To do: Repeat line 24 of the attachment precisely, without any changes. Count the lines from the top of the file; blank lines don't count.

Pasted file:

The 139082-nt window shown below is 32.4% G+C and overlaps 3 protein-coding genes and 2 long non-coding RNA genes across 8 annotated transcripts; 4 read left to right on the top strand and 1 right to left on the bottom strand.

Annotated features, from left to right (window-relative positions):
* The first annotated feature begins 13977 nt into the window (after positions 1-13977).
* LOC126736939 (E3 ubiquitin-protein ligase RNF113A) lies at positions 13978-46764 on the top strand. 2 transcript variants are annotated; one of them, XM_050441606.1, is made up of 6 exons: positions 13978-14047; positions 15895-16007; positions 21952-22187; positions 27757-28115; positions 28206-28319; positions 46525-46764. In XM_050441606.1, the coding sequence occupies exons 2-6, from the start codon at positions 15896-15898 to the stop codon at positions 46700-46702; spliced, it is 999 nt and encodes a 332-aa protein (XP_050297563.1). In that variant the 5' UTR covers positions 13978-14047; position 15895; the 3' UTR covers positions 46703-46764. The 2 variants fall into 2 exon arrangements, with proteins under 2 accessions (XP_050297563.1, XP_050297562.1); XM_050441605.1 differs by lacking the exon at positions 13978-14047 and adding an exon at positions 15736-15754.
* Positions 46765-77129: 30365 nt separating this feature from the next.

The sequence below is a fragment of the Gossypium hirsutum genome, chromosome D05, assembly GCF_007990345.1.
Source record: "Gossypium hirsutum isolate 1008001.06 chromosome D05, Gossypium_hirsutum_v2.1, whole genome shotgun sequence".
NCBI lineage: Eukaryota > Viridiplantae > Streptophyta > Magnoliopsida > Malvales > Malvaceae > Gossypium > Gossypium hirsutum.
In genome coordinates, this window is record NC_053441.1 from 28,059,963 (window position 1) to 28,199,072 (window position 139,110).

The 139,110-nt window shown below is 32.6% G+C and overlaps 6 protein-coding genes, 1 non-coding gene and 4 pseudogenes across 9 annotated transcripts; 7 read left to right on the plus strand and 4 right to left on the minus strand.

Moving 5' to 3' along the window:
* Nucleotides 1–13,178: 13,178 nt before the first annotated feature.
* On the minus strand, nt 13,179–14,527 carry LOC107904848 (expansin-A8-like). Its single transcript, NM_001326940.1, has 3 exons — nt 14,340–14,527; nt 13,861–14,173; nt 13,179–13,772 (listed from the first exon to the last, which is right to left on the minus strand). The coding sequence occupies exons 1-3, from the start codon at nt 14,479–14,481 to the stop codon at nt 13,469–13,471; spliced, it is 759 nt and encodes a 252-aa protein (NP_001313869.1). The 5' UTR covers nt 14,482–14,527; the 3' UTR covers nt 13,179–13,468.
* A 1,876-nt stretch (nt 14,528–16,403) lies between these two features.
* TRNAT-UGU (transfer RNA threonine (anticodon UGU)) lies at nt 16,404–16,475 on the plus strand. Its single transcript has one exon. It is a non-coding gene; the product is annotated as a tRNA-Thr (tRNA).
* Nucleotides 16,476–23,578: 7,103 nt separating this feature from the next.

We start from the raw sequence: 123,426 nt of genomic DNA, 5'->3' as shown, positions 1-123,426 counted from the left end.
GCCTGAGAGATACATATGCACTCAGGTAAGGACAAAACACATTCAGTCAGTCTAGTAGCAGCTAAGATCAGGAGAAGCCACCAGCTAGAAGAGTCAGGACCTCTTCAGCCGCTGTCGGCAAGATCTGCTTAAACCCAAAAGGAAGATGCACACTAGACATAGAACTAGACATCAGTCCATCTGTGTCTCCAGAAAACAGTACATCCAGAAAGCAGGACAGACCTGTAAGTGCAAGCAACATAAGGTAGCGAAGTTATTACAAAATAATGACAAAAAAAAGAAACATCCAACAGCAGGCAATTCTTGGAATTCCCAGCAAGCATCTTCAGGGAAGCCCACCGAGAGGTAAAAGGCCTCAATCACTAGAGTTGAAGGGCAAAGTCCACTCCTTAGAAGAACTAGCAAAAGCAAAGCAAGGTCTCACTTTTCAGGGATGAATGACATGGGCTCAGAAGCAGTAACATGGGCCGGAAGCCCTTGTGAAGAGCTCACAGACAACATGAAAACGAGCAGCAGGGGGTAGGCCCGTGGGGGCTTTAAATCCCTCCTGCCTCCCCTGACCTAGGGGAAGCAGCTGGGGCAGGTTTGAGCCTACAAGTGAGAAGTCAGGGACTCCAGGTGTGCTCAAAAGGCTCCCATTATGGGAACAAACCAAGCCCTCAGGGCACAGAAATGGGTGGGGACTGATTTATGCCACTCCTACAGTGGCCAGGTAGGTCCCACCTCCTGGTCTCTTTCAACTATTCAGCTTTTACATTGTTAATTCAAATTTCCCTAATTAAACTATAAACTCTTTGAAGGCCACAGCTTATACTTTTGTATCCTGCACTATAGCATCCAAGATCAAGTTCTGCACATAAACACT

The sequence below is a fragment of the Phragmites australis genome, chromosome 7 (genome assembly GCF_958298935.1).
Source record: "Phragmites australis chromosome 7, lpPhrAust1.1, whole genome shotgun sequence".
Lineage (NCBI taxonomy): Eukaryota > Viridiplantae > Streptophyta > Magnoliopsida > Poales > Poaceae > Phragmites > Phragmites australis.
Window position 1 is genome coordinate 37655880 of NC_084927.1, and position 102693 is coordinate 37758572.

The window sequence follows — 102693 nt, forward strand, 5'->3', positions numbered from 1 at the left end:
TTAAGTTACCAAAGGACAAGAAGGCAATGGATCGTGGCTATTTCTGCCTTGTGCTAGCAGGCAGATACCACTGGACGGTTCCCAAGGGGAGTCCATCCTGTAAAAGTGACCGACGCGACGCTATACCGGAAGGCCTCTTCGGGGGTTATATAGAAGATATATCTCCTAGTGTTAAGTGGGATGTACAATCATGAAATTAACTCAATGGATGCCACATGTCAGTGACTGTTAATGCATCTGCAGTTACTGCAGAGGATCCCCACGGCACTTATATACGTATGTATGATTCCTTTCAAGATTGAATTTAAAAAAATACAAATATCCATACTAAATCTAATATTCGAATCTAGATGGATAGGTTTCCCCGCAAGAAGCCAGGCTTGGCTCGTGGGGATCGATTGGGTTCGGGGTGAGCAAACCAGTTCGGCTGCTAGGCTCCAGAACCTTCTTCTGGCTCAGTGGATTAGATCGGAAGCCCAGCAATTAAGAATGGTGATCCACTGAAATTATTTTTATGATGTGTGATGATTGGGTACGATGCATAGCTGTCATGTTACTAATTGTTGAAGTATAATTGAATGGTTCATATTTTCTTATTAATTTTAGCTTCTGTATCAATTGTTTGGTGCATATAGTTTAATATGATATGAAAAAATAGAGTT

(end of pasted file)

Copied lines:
TTAAGTTACCAAAGGACAAGAAGGCAATGGATCGTGGCTATTTCTGCCTTGTGCTAGCAGGCAGATACCACTGGACGGTTCCCAAGGGGAGTCCATCCTGTAAAAGTGACCGACGCGACGCTATACCGGAAGGCCTCTTCGGGGGTTATATAGAAGATATATCTCCTAGTGTTAAGTGGGATGTACAATCATGAAATTAACTCAATGGATGCCACATGTCAGTGACTGTTAATGCATCTGCAGTTACTGCAGAGGATCCCCACGGCACTTATATACGTATGTATGATTCCTTTCAAGATTGAATTTAAAAAAATACAAATATCCATACTAAATCTAATATTCGAATCTAGATGGATAGGTTTCCCCGCAAGAAGCCAGGCTTGGCTCGTGGGGATCGATTGGGTTCGGGGTGAGCAAACCAGTTCGGCTGCTAGGCTCCAGAACCTTCTTCTGGCTCAGTGGATTAGATCGGAAGCCCAGCAATTAAGAATGGTGATCCACTGAAATTATTTTTATGATGTGTGATGATTGGGTACGATGCATAGCTGTCATGTTACTAATTGTTGAAGTATAATTGAATGGTTCATATTTTCTTATTAATTTTAGCTTCTGTATCAATTGTTTGGTGCATATAGTTTAATATGATATGAAAAAATAGAGTT